Dan Bellm’s third book of poems takes as its starting point the Jewish practice of studying weekly portions of the Torah, the first five books of the Hebrew Bible, in an annual cycle. Working in the midrashic tradition—imaginatively explaining or expanding a Biblical text, often well beyond its literal meaning—the poems offer meditations on faith, doubt, yearning, family ties, love and loss, and the age-old roots of modern-day war.
“Reading Dan Bellm's poems, I think: this is blessing. I think of Auden saying, ‘In the deserts of the heart / Let the healing fountain start.’ I am in awe of how Bellm’s poems perform a dance with and against Holy Scripture. And I keep coming back to his lines about ‘the way the body addresses the soul / lending it shape / lending it comfort and sorrow.’ Practice is like a long prayer of wonder, gratitude, pain and loss and tenderness." —Alicia Ostriker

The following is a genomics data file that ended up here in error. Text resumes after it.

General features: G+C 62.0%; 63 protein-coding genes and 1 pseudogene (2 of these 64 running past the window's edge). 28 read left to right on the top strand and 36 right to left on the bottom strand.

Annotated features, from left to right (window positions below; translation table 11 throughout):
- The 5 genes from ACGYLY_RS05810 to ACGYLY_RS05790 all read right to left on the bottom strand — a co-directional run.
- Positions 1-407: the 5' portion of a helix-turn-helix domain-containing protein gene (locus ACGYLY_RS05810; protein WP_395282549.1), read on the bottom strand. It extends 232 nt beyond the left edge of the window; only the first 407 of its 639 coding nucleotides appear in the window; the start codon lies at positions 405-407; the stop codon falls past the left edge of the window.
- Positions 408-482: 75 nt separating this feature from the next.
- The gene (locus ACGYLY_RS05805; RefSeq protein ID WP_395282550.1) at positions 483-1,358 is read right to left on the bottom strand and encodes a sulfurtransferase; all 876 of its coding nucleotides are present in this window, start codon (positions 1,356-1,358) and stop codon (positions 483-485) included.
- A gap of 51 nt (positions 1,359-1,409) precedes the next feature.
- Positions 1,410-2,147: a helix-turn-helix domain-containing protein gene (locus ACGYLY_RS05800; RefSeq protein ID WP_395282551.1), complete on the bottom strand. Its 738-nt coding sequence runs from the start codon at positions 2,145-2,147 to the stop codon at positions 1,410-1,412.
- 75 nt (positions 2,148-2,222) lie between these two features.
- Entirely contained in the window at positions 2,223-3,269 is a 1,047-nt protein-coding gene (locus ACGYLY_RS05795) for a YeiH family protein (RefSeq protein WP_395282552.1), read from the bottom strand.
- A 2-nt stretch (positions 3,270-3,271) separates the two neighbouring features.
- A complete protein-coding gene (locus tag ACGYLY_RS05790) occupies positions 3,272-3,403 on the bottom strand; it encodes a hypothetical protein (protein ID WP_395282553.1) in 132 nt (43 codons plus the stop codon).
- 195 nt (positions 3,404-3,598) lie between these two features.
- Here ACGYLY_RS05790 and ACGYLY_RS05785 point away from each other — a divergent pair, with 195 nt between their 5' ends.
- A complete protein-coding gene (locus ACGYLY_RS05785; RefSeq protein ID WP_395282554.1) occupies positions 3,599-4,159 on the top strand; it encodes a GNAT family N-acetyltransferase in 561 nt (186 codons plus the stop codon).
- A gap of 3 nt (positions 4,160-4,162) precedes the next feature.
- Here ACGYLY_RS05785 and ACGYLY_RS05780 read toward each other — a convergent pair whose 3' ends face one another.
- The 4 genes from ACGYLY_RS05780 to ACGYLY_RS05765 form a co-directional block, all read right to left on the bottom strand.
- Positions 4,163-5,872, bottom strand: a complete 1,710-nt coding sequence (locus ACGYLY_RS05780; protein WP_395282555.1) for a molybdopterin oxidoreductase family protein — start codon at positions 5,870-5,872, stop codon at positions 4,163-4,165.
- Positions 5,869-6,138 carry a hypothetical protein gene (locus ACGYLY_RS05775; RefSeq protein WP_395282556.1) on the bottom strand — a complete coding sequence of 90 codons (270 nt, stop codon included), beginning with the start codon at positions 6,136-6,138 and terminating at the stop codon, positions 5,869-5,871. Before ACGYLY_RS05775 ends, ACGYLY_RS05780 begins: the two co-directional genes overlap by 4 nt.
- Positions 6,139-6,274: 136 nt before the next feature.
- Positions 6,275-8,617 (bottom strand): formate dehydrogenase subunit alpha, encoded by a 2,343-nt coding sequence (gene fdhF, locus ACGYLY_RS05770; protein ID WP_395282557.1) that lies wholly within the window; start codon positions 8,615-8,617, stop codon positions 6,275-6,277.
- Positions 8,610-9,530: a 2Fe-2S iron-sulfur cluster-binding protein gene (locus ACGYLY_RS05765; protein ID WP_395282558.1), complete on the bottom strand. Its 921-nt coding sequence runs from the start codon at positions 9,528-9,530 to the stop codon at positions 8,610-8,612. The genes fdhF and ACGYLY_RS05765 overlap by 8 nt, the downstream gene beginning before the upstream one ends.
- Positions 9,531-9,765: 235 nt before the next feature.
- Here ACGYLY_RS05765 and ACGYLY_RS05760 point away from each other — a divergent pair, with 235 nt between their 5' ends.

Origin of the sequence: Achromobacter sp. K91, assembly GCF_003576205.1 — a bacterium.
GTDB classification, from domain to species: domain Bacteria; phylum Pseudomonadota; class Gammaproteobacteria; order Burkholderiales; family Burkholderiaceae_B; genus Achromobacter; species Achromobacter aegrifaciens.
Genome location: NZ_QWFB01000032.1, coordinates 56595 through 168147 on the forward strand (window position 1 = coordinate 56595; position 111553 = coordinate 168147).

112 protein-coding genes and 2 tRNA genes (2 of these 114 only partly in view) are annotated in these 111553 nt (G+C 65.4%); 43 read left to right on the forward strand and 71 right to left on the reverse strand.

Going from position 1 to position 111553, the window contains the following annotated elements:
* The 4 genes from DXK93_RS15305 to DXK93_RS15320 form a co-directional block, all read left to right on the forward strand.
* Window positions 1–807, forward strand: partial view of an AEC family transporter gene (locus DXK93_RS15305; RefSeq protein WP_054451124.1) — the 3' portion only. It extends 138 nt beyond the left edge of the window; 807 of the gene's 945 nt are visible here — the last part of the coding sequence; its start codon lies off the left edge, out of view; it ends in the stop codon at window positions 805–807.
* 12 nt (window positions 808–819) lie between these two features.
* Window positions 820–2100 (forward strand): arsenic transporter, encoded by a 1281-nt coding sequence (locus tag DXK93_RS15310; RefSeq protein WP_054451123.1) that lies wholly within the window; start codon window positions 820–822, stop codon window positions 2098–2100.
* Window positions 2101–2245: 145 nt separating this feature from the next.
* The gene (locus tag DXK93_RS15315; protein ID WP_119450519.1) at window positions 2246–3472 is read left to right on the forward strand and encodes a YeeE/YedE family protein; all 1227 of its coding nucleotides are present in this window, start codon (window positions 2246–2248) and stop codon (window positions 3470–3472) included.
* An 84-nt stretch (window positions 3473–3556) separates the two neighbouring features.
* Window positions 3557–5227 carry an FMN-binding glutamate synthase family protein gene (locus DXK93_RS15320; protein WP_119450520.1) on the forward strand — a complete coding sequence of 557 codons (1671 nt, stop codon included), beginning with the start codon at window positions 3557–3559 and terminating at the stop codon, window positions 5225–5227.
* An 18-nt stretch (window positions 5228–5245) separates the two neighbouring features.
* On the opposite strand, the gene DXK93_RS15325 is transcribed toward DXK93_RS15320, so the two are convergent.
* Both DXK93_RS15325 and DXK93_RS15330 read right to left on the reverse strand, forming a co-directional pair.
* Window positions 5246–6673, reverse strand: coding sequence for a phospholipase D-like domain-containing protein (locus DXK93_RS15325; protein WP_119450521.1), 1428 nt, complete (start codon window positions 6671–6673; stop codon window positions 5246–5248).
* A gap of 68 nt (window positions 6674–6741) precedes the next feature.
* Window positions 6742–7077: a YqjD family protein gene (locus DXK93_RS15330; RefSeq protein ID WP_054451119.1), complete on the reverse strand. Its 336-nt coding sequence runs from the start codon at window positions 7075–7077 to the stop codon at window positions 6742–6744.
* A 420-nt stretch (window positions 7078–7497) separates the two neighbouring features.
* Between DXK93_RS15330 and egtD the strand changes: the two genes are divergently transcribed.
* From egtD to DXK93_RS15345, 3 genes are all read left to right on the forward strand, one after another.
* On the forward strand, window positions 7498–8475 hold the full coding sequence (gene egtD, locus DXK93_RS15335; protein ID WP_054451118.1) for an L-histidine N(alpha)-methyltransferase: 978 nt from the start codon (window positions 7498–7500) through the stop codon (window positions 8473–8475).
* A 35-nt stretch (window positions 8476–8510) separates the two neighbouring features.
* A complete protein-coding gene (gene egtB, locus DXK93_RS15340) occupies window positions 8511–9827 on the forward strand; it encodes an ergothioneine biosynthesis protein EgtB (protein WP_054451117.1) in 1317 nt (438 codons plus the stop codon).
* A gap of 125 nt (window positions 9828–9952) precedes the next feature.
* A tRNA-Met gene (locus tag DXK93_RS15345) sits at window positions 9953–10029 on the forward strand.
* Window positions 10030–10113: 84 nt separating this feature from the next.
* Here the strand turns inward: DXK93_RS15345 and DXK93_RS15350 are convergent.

“Something happened to Dan Bellm in this third book that I believe will propel him most deservingly as one of the foremost poets of his generation. Here, speaking the language of the prophets, revising it in a way that is both humble and heartbreakingly playful—remember Yeats’s ‘It is myself that I remake’?—Bellm achieves a quiet grandeur that casts a spell and does not let me be. I love Practice as a book-long sequence of parables, prayers, elegies, and incantations that are traditional and yet utterly contemporary. In assembling this formal collection, Bellm teaches us: We are living in Biblical times.” —Ilya Kaminsky